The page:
After I struck out at Animal one night during the last week of legal foie gras, I decided to try its sister restaurant, Son of a Gun. I had heard good things about its ginger beer, brewed in-house, and its bite-sized lobster roll, and I had enjoyed my first visit to Animal, so my expectations were relatively high. I ordered the two above items, as well as a half dozen kumamoto oysters, and the soft shell crab tempura. Two of the items were winners, two were busts…
I had just had very good in-house ginger beer at Red Medicine (reviewed in the same post as the Animal review, link above) a few weeks prior. Maybe it was the dark amber bottle with the old-fashioned hinged gasket cap, but I think the ginger beer at Son of a Gun was just a bit better.
It was a little spicier and not quite as citrusy as RM’s version, making it somewhat less refreshing but more robust. Truth be told, I would be happy with either ginger beer at any time (with Maine Root Ginger Brew as my retail backup).
The first dish that came out were the kumamoto oysters. It was a pretty standard presention, on the half-shell over crushed ice, but the horseradish was shredded into a light a fluffy pile on a clean oyster shell (a nice touch) and looked almost like bonito flakes.
The kumamoto were not as deep-cupped as I was used to, and the oyster meat not as juicy and briny as I had hoped. but the horseradish and the cocktail and mignonette were quite nice.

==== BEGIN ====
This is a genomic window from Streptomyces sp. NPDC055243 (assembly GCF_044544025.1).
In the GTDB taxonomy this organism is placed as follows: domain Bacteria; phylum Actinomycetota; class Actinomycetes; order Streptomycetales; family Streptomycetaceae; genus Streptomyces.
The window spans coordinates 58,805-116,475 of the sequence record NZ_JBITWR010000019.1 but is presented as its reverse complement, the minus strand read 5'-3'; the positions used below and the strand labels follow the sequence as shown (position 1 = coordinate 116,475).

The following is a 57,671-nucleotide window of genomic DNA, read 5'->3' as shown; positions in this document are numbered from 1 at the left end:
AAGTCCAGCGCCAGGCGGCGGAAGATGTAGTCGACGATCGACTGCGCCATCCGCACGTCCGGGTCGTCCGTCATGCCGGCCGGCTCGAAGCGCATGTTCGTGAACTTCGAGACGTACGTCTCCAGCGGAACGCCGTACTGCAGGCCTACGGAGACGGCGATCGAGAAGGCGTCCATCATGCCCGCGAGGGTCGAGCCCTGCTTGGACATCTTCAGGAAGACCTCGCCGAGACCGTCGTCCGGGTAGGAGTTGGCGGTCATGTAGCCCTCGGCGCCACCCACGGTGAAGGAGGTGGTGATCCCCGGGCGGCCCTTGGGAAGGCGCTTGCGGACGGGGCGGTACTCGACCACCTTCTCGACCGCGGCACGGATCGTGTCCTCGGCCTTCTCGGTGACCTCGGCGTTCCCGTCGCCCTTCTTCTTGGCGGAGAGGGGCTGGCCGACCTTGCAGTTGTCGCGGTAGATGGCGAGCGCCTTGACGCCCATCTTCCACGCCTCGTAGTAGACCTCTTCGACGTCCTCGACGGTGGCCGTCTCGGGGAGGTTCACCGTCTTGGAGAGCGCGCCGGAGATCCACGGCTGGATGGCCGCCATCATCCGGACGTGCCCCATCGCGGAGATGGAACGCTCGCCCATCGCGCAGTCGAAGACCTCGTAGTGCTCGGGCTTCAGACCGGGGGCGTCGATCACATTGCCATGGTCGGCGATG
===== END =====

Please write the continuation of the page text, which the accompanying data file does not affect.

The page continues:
Unfortunately, one of the oysters was on a diet because the meat was maybe a tenth the size of the others (wish I had taken a picture). I would have sent it back if I had noticed it right away, but I didn’t want anyone to think I had taken a bite of it and left the rest in the shell to try to claim a scrawny oyster. Actually, I was surprised it was allowed to leave the kitchen like that. If I worked there, I would have shucked another to replace it.
Next was the lobster roll. The roll was probably three inches in length, with the lobster mix bursting out from it. I could smell the butter coming off the brioche.
Unfortunately, despite its diminutive stature, the roll was kind of hard to eat. The reason the lobster was spilling over was because nearly none of it was in the roll, so when I picked it up most of the filling tumbled onto the plate. I couldn’t really taste the lobster, with the buttery brioche and a strong lemony flavor overshadowing the filling. As a whole, it was delicious, but it could have been a surimi roll for all I know.
Last, but certainly not least, was the soft shell crab tempura, topped with a Thai-inspired cucumber and onion salad, drizzled with a ginger-soy dressing, and served with chunks of crispy pork.
I was really glad to have gotten this dish, because up until now the best part of the meal had been the ginger beer. Not that the oysters and lobster roll were bad, but I’ve had better of each elsewhere. The soft shell crab, however, was simply excellent. It was fried just right, rich yet light. The the hot, crisp exterior was in perfect balance with the soft, unctuous interior.
The surprise was the crispy pork. I thought it would weigh the dish down a little, but it was also fried just right. The meaty layers of the pork had a nice crunch to them, while the fatty layers were light and almost flaky, while still retaining a moist richness. Alternating between the crab and the pork was a delicious exercise in contrast.
In the end, the soft shell crab saved the day, and the last gulp of ginger beer ended the meal on a a sweet, piquant note. I definitely wouldn’t mind coming back again to try their take on linguine con le vongole, with uni aglio-olio of all things, and of course another (yo, ho, ho) brown bottle rum of ginger beer! :-)
Son of a Gun
8370 W 3rd St
Los Angeles, CA 90048